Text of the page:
The beloved tale of the quick-talking swindler Harold Hill, and his ragtag brass band plays the Goodman Theatre from June 29-August 4. Norm Lewis and Jessie Mueller headlined an acclaimed concert production of The Music Man at the Kennedy Center in January, bringing Meredith Wilson’s much-loved score including “Till There Was You” and “76 Trombones” back into modern repertoire. Also recently announced is the highly anticipated 2020 Broadway revival starring Hugh Jackman. Mary Zimmerman directs the Goodman production, which will likely have a unique twist if it’s anything like her critically acclaimed production of Wonderful Town.
About the venue: Goodman Theatre, helmed by Artistic Director Robert Falls, is Chicago’s largest and oldest nonprofit theater. Dedicated to producing contemporary and classic theatrical works, Goodman Theater is home to the Goodman Artistic Collective, a “diverse group of outstanding theater artists whose distinctive visions have given the Goodman an artistic identity of uncommon richness and variety.”
The Music Man
170 North Dearborn Street, Chicago
June 29 — August 4
Ms. Blakk For President
From Academy Award-winning writer Tarell Alvin McCraney (Moonlight, Choir Boy) comes Ms. Blakk For President, the tale of the first black drag queen to run for president in American history. The play follows Ms. Joan Jett Blakk’s campaign amid the AIDS crisis and a political agenda aiming to put LGBTQ voices front and center. The show, directed by Tina Landau, is billed as having an unorthodox structure that’s “part campaign rally, part nightclub performance, part confessional, and all PARTY!”
About the venue: Steppenwolf just announced a new theatre expansion that will add an in-the-round venue to their Lincoln Park campus. For this production, the Upstairs Theatre “is getting a fabulous makeover for Ms. Blakk For President”: this will include a runway with seating nearby, cafe tables, and couches. Steppenwolf is a nonprofit theater company that started in the basement of a church in Highland Park in mid-1970s and found permanent grounds 40 years later. The ensemble includes 49 people, including actors, directors, and playwrights (including Laurie Metcalf, Terry Kinney, Tracy Letts, among others). Shows like Grapes of Wrath and August: Osage County have garnered multiple awards and have contributed to the institution’s venerability.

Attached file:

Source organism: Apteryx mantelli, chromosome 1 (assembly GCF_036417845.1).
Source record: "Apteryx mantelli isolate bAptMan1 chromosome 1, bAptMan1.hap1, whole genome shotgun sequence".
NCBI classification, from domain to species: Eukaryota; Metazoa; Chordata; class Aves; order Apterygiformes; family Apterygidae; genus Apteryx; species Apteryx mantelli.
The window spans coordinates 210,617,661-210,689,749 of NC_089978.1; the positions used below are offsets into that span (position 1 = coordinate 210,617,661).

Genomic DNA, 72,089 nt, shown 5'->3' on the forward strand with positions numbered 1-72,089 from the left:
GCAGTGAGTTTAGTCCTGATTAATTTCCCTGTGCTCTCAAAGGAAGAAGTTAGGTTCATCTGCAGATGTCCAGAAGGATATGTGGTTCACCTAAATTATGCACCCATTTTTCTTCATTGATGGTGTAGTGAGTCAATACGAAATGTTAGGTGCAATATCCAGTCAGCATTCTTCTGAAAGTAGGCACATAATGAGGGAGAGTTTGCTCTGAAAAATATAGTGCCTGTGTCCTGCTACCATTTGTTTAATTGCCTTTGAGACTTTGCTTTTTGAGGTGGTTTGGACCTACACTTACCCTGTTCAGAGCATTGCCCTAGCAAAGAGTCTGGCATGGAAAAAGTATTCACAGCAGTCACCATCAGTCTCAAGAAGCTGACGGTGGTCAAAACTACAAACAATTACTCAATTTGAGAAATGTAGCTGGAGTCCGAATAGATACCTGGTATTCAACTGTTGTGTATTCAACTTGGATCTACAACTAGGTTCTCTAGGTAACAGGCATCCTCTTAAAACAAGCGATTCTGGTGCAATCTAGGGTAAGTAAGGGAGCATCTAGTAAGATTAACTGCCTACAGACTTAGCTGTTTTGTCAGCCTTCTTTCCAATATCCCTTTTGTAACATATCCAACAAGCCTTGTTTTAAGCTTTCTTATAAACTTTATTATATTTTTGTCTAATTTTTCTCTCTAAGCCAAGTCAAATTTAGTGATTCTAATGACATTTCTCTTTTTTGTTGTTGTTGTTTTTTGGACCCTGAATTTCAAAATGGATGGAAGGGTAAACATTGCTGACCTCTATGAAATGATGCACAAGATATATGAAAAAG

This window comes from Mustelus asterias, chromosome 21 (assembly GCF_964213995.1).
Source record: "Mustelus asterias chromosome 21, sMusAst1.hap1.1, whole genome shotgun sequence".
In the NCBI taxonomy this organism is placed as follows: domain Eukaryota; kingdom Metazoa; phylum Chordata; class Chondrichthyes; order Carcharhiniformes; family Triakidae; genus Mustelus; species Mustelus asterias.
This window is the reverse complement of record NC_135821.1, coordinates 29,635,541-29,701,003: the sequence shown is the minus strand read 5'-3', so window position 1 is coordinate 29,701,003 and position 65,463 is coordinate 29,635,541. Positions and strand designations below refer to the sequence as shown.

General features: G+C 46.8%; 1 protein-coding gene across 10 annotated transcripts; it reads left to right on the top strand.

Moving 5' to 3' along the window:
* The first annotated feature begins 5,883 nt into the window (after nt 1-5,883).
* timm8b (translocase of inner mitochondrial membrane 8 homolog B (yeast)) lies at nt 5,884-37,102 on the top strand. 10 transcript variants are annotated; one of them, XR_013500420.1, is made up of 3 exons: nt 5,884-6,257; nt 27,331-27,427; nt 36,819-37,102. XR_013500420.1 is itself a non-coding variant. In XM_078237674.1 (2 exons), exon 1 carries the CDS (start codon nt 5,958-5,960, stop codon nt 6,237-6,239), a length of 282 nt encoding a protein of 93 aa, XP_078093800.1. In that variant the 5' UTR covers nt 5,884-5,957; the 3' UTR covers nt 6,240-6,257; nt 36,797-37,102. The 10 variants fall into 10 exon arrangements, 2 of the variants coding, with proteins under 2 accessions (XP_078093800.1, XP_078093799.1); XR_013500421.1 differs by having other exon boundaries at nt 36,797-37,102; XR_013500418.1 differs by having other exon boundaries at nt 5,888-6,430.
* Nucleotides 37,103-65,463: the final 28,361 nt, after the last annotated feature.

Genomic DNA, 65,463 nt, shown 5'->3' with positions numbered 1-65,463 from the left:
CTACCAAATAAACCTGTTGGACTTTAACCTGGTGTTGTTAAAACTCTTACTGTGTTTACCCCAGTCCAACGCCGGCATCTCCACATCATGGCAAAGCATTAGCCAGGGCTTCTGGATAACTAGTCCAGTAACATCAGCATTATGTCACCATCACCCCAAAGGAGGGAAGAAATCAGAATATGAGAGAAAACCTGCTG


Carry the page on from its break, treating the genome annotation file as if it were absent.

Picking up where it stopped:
Ms. Blakk For President
Steppenwolf Theatre Upstairs
1650 N. Halsted Steet, Chicago
May 23 — July 14
The year: 1961. Place: Ashford, Georgia. The show, which received raves when it opened last year, follows four couples who get together for Suzanne Willington’s 40th birthday. They’re old college friends who have been close for decades — but there are plenty of secrets to be revealed. The intimate production welcomes an intimate audience inside a Georgian home as friendships fray over the course of an evening.
About the venue: “You’ll act as a fly on the wall,” Windy City Playhouse says, “overseeing all the juicy drama unfold up close.” Windy City Playhouse, a nonprofit professional theater, premiered in 2015. With a focus on “contemporary, relevant, and approach art”, the playhouse celebrates ingenious works of theater with a revelatory bent. Southern Gothic also includes cocktail samples served to the audience and cast throughout the play, as well as party snacks. The production, which was nominated for six Joseph Jefferson Awards (Chicago’s equivalent to the Tonys) just moved to a new venue to accommodate an open-ended run.
Windy City Playhouse
2229 S. Michigan Avenue, Chicago
Chicago Magic Lounge
Patrons enter through a faux laundromat to discover the reimagining of one of Chicago’s longstanding traditions: magic. The hidden venue opened in 2015 a nostalgic nod and to breathe new life into the world of table magic and the magic bar and restaurant scene. The Chicago Magic Lounge serves a dual purpose of reviving close-up and parlor magic, as well as fostering a community of professional and experienced magicians. Patrons can also take classes to sharpen their magic skills. Guest magicians this spring include Justin Purcell and Danny Rudnick in March, with Gozner, AJ Sacco, and Sally Marvel in April. Further acts can be found on the Magic Lounge website.
Chicago Magic Lounge
5050 N. Clark Street, Chicago
Home to beloved improv actors, many of whom landed on Saturday Night Live and have launched successful film and television careers (Tina Fey, Mike Myers, Amy Poehler, among others) Second City is a must-visit for any trip to Chicago. With shows at all four of their venues (Mainstage Theater, ETC Theater, Up Comedy Club, and Studio Theaters), patrons can catch a show almost every day of the week, sure to make them combust with laughter. A full slate of shows is on their website.
Cleo Aukland is a New York City-based writer with a focus on theater. Read more of her work here.